Darragh McCullough: Milking robots can teach Kerry Co-op a thing or two about moving with the times
You know you're getting old when you start remarking on the passage of time. So I was confirming my oldie status last week marvelling over technological advances in farming over the last 20 years.
For it was in 1999 that my dad installed three Lely robotic milking machines on the farm here at Elmgrove.
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He was among the first group of four farmers in the country to take the plunge, and it was all terribly exciting.
Remember, this was when I got my first mobile phone, and here was a machine that was able to send me a text message to say that there was a problem and flag a cow with mastitis.
It was the start of the Celtic Tiger and as a farm only 40km from O'Connell Street in Dublin, we were feeling the brunt of the sudden labour shortage.
It was also an era prior to the mass flow of migrant labour around the EU from new entrants like Latvia and more recently Romania.
So while the arrival of a machine that could extract clean milk from a kicking, defecating and urinating animal 24-7 seemed like a complete no-brainer, the first movers on new innovations rarely make the real savings.
In the subsequent years each of those first four farmers sold up their robots and reverted back to traditional herring-bone or rotary parlour set-ups.
But fast-forward 20 years and Lely have the fifth version of their robot available, where energy usage has been significantly reduced and the capacity has increased from a maximum of 60 cows per machine to the point where some farmers are covering 90 cows with each robot.
One of my dad's former discussion group colleagues is looking at installing up to five robots on his farm, bringing total robot numbers operating in Ireland to close to 1,200 on nearly 600 farms.
Worldwide there are an estimated 50,000 robots working. The next step for some farmers close to urban areas is the concept that they can pasteurise their own milk, and even offer speciality milk such as milk from a particular cow with naturally high levels of milk solids.
It feels like the holy grail of milking technology: a robotic arm that could work on either a rotary or a herring-bone set-up must be just around the corner. In fact a milking parlour manufacturer swore to me that he would have that concept commercialised within two years… five years ago.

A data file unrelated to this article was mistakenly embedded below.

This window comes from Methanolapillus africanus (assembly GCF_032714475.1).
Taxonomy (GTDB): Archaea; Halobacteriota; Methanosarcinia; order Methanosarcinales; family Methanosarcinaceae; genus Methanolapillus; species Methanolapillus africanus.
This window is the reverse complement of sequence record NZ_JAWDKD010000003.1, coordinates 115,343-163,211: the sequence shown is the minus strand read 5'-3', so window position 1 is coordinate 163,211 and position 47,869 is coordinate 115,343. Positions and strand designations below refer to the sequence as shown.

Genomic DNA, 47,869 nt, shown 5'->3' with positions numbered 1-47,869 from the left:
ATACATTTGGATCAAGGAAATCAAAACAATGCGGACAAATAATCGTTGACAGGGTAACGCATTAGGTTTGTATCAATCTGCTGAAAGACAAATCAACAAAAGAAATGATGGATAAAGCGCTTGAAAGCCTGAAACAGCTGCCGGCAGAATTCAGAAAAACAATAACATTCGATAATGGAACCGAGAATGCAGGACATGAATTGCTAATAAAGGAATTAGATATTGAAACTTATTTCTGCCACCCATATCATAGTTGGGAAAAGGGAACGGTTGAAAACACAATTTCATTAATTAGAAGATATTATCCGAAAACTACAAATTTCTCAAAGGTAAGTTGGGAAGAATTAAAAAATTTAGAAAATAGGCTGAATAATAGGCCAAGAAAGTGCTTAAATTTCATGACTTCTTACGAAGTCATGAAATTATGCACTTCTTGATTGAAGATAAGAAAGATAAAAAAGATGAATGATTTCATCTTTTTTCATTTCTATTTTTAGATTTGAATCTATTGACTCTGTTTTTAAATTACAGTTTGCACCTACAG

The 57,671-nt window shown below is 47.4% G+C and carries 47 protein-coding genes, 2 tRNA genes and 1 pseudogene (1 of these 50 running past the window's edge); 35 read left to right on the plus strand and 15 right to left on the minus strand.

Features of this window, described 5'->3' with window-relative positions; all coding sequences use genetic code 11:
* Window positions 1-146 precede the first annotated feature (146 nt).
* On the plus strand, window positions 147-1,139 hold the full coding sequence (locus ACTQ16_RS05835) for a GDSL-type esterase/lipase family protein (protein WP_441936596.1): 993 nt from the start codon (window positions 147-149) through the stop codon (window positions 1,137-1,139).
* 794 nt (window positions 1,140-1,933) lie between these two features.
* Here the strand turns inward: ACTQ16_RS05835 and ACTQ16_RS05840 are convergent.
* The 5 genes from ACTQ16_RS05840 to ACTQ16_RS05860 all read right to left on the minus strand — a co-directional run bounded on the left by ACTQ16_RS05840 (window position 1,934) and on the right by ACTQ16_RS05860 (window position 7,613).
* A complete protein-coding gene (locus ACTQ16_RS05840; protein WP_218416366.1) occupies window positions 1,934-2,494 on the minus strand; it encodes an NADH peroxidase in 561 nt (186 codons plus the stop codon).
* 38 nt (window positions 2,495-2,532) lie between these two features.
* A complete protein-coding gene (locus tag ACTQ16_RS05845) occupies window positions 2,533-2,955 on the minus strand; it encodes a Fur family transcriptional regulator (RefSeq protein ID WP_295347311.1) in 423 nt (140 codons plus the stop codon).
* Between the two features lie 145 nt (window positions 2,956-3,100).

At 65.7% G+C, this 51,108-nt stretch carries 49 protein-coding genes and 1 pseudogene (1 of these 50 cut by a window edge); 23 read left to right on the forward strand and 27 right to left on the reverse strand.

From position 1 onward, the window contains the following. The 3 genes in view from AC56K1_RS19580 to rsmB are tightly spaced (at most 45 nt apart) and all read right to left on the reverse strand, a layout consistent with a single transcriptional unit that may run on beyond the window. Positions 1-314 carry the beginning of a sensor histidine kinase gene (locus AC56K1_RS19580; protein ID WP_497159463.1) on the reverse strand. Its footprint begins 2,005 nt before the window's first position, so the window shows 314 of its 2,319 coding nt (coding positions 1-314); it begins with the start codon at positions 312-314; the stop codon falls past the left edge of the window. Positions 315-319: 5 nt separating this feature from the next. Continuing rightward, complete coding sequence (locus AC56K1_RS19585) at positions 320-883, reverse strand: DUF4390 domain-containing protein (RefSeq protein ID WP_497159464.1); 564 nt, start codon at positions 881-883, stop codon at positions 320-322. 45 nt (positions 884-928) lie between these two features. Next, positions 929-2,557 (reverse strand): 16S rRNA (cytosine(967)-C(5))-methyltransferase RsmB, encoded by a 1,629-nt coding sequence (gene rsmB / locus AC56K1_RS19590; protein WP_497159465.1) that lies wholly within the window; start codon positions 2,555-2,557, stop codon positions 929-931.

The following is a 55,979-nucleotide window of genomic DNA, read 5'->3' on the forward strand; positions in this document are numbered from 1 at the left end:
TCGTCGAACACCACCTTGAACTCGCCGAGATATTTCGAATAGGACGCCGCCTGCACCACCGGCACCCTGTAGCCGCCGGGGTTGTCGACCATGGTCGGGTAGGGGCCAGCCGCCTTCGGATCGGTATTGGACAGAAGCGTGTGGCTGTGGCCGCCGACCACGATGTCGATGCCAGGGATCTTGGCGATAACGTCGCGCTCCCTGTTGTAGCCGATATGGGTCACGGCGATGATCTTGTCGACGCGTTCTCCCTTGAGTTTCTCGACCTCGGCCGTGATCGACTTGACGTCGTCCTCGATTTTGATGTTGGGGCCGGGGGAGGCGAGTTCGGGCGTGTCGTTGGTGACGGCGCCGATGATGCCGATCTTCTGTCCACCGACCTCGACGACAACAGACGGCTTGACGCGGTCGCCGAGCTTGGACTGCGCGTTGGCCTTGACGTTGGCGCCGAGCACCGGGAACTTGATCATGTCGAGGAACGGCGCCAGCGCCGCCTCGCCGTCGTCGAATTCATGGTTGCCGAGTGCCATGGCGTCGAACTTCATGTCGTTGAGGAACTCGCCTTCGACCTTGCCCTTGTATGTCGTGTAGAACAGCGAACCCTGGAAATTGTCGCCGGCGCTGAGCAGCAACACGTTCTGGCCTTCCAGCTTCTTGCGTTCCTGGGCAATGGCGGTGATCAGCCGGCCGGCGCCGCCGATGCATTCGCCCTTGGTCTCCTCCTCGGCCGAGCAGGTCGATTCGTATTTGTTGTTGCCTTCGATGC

And some of the fundamental issues with robots - such as their capital cost and adaptability to extensive grazing - are still stopping more farmers from going that route.
The milking robot proves to me that while nothing stays the same, change will always be gradual.
This might seem like an odd and long-winded introduction to the shenanigans going on down in Kerry Co-op this week.
But isn't it striking that a co-op which hasn't traded as much as a wheelbarrow in its own name in the last 33 years is still agonising over a way to wind itself up?
A fraction of the 13,500 shareholders will dutifully turn up for tomorrow's AGM and SGM.
It will be another session to agonise on the best way to minimise the tax bills on the €2.5 billion pile of shares that the co-op is sitting on.
The co-op board is pushing ahead with a scheme to buy out as many of the non-farmer shareholders as possible in order to regain agricultural status for the co-op, which will save every remaining shareholder a fortune in tax.
But in the process the co-op leadership is looking at using €80m to facilitate the development of new trading activities in the agricultural sector.
And with every passing year since the co-op has ceased trading, its 28-member board continues to receive up to the equivalent of €480,000 annually in the form of fees and expenses.
Over the course of the last 33 years, that's an equivalent cost of €15.8m to the rest of the co-op shareholders.
In the last three years since the plc told the co-op to bog off with themselves, the co-op's costs in consultants and secretarial services have ballooned from zero to over €1.5m annually.
And for what? A child could tell the board that it is time to wrap up the show and liquidate the co-op, and take the 33pc capital gains tax on the chin.
Instead, the old guard clings to past glories.
As milking robots show, change is gradual, but over time it's stark. Nobody leading Kerry Co-op seems to have realised that. But shareholders have only themselves to blame for the leaders they elected.
And maybe they've got so much money down there, it doesn't really matter one way or another.
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